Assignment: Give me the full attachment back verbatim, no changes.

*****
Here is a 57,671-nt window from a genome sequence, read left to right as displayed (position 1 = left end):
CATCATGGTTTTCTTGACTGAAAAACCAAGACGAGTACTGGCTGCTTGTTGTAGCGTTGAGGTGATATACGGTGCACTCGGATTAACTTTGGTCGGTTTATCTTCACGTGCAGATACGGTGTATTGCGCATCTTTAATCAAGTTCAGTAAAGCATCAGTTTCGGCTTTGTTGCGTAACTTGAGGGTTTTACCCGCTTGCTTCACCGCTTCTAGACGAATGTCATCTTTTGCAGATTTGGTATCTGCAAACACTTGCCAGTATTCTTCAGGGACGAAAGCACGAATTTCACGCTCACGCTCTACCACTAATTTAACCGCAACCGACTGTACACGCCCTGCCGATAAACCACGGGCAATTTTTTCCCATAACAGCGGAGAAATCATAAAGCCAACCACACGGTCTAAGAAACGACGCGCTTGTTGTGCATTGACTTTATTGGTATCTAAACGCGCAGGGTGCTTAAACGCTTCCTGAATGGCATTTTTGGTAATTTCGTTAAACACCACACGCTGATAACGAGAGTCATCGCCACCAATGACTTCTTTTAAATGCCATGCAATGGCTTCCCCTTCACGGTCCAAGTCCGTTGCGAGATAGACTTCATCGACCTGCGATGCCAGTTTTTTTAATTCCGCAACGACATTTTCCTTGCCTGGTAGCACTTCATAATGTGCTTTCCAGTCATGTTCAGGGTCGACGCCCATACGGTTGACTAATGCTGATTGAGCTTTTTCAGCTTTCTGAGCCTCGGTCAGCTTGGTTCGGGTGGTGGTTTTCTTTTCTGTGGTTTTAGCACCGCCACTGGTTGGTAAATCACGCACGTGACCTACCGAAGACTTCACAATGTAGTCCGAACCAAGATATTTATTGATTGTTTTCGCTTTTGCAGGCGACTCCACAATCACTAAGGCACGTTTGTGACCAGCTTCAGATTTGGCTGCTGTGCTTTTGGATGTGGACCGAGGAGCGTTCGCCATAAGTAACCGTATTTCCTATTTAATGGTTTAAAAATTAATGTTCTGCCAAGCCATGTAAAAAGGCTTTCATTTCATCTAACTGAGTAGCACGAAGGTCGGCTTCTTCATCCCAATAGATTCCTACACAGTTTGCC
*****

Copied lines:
Here is a 57,671-nt window from a genome sequence, read left to right as displayed (position 1 = left end):
CATCATGGTTTTCTTGACTGAAAAACCAAGACGAGTACTGGCTGCTTGTTGTAGCGTTGAGGTGATATACGGTGCACTCGGATTAACTTTGGTCGGTTTATCTTCACGTGCAGATACGGTGTATTGCGCATCTTTAATCAAGTTCAGTAAAGCATCAGTTTCGGCTTTGTTGCGTAACTTGAGGGTTTTACCCGCTTGCTTCACCGCTTCTAGACGAATGTCATCTTTTGCAGATTTGGTATCTGCAAACACTTGCCAGTATTCTTCAGGGACGAAAGCACGAATTTCACGCTCACGCTCTACCACTAATTTAACCGCAACCGACTGTACACGCCCTGCCGATAAACCACGGGCAATTTTTTCCCATAACAGCGGAGAAATCATAAAGCCAACCACACGGTCTAAGAAACGACGCGCTTGTTGTGCATTGACTTTATTGGTATCTAAACGCGCAGGGTGCTTAAACGCTTCCTGAATGGCATTTTTGGTAATTTCGTTAAACACCACACGCTGATAACGAGAGTCATCGCCACCAATGACTTCTTTTAAATGCCATGCAATGGCTTCCCCTTCACGGTCCAAGTCCGTTGCGAGATAGACTTCATCGACCTGCGATGCCAGTTTTTTTAATTCCGCAACGACATTTTCCTTGCCTGGTAGCACTTCATAATGTGCTTTCCAGTCATGTTCAGGGTCGACGCCCATACGGTTGACTAATGCTGATTGAGCTTTTTCAGCTTTCTGAGCCTCGGTCAGCTTGGTTCGGGTGGTGGTTTTCTTTTCTGTGGTTTTAGCACCGCCACTGGTTGGTAAATCACGCACGTGACCTACCGAAGACTTCACAATGTAGTCCGAACCAAGATATTTATTGATTGTTTTCGCTTTTGCAGGCGACTCCACAATCACTAAGGCACGTTTGTGACCAGCTTCAGATTTGGCTGCTGTGCTTTTGGATGTGGACCGAGGAGCGTTCGCCATAAGTAACCGTATTTCCTATTTAATGGTTTAAAAATTAATGTTCTGCCAAGCCATGTAAAAAGGCTTTCATTTCATCTAACTGAGTAGCACGAAGGTCGGCTTCTTCATCCCAATAGATTCCTACACAGTTTGCC